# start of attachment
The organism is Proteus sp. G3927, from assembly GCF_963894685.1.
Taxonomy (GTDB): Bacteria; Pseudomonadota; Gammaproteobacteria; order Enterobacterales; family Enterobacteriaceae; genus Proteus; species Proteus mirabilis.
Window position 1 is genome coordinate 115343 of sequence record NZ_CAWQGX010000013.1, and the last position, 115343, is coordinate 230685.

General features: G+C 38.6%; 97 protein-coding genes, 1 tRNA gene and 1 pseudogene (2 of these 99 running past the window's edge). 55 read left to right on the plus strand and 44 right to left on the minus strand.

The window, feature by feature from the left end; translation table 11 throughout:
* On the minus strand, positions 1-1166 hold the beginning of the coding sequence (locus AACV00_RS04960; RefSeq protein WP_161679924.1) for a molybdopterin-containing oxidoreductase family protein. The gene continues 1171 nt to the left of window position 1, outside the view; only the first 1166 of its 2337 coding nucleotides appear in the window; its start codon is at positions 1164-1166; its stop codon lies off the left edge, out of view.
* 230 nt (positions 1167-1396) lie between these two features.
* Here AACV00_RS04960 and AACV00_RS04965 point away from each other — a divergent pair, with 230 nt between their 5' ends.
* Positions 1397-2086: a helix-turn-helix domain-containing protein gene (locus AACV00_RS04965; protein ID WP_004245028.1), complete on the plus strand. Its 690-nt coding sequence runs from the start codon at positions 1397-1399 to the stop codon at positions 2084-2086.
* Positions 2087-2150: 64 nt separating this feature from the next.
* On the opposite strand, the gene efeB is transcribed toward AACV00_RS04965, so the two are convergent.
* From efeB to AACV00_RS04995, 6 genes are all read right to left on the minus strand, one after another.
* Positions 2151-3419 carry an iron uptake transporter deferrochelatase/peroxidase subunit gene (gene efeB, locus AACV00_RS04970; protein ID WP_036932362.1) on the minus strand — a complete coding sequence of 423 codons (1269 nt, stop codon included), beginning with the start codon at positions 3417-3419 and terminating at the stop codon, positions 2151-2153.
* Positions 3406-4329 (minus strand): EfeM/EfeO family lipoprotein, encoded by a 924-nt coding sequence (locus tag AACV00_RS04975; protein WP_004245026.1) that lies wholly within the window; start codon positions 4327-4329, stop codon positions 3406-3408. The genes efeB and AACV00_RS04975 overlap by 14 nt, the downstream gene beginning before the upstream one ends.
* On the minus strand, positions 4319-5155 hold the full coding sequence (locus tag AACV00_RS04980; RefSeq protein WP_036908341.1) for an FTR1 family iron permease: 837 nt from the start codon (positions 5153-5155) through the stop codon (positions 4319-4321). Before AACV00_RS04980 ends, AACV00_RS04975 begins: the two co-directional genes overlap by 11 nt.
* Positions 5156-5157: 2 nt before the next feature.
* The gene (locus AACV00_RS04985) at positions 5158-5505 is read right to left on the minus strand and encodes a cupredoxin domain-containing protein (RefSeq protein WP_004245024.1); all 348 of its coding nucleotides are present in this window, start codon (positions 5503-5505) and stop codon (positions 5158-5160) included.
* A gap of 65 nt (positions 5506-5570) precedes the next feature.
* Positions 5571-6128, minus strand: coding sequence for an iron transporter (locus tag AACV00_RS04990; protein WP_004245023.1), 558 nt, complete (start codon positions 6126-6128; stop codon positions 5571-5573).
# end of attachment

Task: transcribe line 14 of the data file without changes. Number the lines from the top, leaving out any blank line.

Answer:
* Positions 3406-4329 (minus strand): EfeM/EfeO family lipoprotein, encoded by a 924-nt coding sequence (locus tag AACV00_RS04975; protein WP_004245026.1) that lies wholly within the window; start codon positions 4327-4329, stop codon positions 3406-3408. The genes efeB and AACV00_RS04975 overlap by 14 nt, the downstream gene beginning before the upstream one ends.